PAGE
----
Mongol Chess is the same, except only one side (the "Mongol") can move in the "outer" board. If it does, it's "Khan" (king) is immobilized as long as any pieces are on the outer board. Pawns are not eligible for promotion in this variant. The idea seems to be to encourage short flanking moves by the Mongol player.

East Front Chess replaces every piece except the king and the pawns with queens. This naturally makes the game even more free-wheeling. Pawns also can't be promoted in this variant. This one is for those players who always want to play with King Tiger tanks in wargames.

Victor Charlie chess takes advantage of the fact the pieces are counters rather than actual chess pieces to introduce a hidden movement variant where all the pieces inverted, but otherwise act normally. Each player sets up in the same spaces as the standard set up, but can vary which piece goes where. There's no "check" or "checkmate" in this variant and players lose when their king is captured.

Interim grade "F" -- Mildly interesting chess variants presented in a completely off-putting way to a wargame audience. Inadequate value. Some of the ideas presented later (see below) should have been included in this initial outing. Doing so might have salvaged something.

Vol. 2 (Issue 50)

This was a supplementary game in Issue 50, which included a real wargame again (the prescient Back to Iraq 2nd ed.)

Each of the subsequent volumes of Warmaster Chess included the expanded map and enough pieces to play all the variants presented in that issue, so there was no need to have the earlier edition. Still, considering the negative reaction that Warmaster Chess had already engendered, it's amazing that Bomba forged ahead with the project.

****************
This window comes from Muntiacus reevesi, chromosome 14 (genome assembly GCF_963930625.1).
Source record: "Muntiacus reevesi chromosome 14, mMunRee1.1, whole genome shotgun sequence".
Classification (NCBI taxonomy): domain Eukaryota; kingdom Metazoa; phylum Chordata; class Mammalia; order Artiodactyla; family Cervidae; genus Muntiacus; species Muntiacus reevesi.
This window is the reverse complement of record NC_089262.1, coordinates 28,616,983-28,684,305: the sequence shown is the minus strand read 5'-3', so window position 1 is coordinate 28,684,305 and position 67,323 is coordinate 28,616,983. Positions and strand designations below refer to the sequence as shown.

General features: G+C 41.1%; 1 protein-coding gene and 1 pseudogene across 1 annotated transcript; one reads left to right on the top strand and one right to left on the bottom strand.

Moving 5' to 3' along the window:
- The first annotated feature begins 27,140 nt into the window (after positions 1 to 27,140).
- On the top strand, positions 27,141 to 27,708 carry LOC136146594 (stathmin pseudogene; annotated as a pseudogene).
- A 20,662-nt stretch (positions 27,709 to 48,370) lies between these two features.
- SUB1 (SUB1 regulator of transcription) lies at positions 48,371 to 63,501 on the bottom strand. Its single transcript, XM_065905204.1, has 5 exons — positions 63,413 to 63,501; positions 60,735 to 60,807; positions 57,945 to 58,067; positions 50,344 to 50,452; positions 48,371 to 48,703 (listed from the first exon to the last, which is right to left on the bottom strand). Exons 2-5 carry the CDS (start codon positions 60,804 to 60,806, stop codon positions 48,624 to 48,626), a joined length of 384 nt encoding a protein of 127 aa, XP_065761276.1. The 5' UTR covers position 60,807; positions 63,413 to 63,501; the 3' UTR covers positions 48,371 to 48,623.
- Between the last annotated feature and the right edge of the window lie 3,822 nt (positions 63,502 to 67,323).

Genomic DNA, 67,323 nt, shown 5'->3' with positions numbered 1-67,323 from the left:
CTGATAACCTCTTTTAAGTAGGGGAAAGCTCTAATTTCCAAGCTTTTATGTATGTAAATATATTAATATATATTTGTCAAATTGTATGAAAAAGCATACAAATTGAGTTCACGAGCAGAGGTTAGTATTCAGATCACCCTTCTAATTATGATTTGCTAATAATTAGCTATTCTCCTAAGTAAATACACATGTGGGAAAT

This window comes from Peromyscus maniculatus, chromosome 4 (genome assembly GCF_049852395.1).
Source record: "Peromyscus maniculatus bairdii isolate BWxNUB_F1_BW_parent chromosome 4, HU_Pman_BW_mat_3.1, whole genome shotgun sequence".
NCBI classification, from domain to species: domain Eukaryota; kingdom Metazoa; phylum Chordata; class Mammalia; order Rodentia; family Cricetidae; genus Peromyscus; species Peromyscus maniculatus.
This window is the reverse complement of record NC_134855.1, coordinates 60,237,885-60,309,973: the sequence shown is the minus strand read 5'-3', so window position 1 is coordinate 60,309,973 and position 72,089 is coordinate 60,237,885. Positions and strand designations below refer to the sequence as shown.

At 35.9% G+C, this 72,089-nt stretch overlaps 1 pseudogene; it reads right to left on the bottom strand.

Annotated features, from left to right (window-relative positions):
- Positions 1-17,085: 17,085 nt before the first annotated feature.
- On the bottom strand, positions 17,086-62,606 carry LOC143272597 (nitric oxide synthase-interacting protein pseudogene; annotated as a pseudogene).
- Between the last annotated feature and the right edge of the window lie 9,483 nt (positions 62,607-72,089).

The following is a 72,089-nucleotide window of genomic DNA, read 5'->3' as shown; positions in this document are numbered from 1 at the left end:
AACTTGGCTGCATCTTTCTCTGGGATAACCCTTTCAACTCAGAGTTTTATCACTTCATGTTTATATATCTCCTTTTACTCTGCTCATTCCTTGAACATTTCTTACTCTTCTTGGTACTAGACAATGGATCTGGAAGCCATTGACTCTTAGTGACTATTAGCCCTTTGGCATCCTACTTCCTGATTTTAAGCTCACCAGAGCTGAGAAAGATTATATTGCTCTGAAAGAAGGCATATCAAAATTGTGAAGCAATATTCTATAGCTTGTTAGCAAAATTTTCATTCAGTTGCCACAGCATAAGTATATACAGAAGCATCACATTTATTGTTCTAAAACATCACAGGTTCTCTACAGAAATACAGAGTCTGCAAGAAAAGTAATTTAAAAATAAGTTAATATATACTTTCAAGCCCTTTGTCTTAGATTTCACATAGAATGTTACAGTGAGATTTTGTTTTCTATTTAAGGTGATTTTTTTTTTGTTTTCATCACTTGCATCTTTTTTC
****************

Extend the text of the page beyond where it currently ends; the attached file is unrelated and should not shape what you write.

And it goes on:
Volume two introduced 'Wide & Deep Battle Chess" which took the next logical step of simply doubling all the pieces (except the king and queen) and making a bigger chess game that way. Unlike standard chess, the opposing battle lines didn't quite reach the edge of the board, so there was still room for flanking movements and less corresponding need for pawn development.

Vol. 2 also introduced variants adding a couple of new pieces and a few new rules for existing pieces. The new pieces were the "catapult" which operates similarly to the cannon in Chinese chess and the "Longrider" -- a sort of longer-raged knight. Fairly conventional chess variants. The new rules added a "Rook Charges" which allows a rook to move through a friendly pawn (killing it) on its way to make a capture and "Ricochet Bishop" which allows bishops to "ricochet" off the board edge pool-style. Both of these rules are standard chess variants but are useful in the expanded board of Warmaster Chess. The final rule adds additional movement power to the Queen to create a "Princess" "Empress" or "Amazon." The "Princess" moves as either a bishop or a knight and the "Empress" moves as the rook and the knight, both of which actually reduces the power of the queen, especially on the bigger board used in Warmaster. On the other hand, the "Amazon" moves as a Queen but adds the ability to move as a knight, too, creating a very powerful piece.